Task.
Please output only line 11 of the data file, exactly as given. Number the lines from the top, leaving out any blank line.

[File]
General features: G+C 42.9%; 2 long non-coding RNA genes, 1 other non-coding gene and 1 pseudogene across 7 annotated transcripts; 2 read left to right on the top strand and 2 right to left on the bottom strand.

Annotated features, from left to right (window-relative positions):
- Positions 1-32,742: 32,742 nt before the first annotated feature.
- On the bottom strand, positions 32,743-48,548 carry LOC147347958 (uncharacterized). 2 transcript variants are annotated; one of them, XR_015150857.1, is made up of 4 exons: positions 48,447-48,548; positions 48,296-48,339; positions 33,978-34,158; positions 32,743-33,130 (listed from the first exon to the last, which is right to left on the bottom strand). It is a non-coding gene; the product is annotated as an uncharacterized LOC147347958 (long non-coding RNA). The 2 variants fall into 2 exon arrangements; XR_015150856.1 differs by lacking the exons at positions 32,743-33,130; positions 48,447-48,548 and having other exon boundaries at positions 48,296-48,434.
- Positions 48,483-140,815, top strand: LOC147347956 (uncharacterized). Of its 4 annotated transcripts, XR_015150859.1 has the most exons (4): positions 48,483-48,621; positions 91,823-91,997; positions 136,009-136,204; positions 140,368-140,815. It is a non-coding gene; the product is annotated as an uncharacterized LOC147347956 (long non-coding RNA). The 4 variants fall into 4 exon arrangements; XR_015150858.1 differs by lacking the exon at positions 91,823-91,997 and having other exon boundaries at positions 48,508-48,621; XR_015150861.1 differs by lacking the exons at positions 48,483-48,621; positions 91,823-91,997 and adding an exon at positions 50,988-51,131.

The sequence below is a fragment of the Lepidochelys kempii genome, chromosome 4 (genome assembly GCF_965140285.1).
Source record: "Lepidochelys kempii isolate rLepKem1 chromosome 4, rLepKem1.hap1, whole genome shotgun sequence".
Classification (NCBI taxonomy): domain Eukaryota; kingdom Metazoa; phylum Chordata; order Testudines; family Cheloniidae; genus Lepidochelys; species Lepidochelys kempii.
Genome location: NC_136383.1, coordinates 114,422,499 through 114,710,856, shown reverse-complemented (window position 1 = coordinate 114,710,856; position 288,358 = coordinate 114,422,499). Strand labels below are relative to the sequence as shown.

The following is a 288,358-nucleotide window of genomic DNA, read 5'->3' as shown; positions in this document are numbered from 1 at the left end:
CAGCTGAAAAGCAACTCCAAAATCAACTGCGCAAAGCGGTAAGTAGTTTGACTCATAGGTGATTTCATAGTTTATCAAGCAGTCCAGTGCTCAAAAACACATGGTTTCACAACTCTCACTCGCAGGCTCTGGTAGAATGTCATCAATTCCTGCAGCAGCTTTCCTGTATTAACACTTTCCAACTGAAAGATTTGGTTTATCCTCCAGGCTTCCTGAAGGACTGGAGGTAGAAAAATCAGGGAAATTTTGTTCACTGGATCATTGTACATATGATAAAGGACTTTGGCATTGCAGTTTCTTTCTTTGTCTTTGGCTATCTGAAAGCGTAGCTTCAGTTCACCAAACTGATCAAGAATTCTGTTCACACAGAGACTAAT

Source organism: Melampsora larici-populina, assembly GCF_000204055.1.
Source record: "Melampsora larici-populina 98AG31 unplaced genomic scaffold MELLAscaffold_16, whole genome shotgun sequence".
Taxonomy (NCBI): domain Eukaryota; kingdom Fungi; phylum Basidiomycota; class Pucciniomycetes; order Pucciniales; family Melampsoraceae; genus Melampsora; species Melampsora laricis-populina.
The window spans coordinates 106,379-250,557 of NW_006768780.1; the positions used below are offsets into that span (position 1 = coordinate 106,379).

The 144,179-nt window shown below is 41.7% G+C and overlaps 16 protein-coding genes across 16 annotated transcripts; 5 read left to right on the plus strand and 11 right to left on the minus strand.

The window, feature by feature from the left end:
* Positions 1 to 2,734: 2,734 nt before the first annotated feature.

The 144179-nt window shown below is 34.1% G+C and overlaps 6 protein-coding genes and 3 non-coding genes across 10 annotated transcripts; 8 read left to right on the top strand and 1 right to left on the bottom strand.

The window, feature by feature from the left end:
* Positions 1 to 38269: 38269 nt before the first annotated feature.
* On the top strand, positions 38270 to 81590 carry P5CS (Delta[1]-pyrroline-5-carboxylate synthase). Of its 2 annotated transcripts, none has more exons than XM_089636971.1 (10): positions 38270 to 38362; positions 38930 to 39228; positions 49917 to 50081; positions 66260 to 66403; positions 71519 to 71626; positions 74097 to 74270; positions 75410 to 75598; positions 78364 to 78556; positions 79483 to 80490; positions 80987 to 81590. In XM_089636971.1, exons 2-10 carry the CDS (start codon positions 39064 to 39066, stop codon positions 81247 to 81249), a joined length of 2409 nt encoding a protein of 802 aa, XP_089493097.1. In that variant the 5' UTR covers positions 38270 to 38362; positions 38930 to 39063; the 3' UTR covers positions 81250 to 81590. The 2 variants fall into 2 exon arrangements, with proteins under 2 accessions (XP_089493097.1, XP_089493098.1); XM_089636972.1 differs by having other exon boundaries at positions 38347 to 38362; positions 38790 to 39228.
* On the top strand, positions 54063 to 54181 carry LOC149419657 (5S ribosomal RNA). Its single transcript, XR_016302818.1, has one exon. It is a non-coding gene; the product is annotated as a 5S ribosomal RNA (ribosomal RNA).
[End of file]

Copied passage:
CAGCTGAAAAGCAACTCCAAAATCAACTGCGCAAAGCGGTAAGTAGTTTGACTCATAGGTGATTTCATAGTTTATCAAGCAGTCCAGTGCTCAAAAACACATGGTTTCACAACTCTCACTCGCAGGCTCTGGTAGAATGTCATCAATTCCTGCAGCAGCTTTCCTGTATTAACACTTTCCAACTGAAAGATTTGGTTTATCCTCCAGGCTTCCTGAAGGACTGGAGGTAGAAAAATCAGGGAAATTTTGTTCACTGGATCATTGTACATATGATAAAGGACTTTGGCATTGCAGTTTCTTTCTTTGTCTTTGGCTATCTGAAAGCGTAGCTTCAGTTCACCAAACTGATCAAGAATTCTGTTCACACAGAGACTAAT